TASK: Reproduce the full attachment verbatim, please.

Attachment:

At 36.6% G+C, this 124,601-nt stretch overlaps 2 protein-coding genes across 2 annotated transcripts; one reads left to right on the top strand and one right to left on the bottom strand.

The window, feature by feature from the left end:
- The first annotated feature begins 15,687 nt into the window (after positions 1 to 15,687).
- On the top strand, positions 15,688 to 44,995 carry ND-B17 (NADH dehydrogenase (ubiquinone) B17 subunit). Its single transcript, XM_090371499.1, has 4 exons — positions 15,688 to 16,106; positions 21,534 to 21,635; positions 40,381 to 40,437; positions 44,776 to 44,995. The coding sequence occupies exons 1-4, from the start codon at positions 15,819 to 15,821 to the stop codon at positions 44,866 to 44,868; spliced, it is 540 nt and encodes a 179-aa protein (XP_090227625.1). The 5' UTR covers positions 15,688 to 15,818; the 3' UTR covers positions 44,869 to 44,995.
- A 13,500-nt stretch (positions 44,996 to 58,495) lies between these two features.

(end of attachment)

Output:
At 36.6% G+C, this 124,601-nt stretch overlaps 2 protein-coding genes across 2 annotated transcripts; one reads left to right on the top strand and one right to left on the bottom strand.

The window, feature by feature from the left end:
- The first annotated feature begins 15,687 nt into the window (after positions 1 to 15,687).
- On the top strand, positions 15,688 to 44,995 carry ND-B17 (NADH dehydrogenase (ubiquinone) B17 subunit). Its single transcript, XM_090371499.1, has 4 exons — positions 15,688 to 16,106; positions 21,534 to 21,635; positions 40,381 to 40,437; positions 44,776 to 44,995. The coding sequence occupies exons 1-4, from the start codon at positions 15,819 to 15,821 to the stop codon at positions 44,866 to 44,868; spliced, it is 540 nt and encodes a 179-aa protein (XP_090227625.1). The 5' UTR covers positions 15,688 to 15,818; the 3' UTR covers positions 44,869 to 44,995.
- A 13,500-nt stretch (positions 44,996 to 58,495) lies between these two features.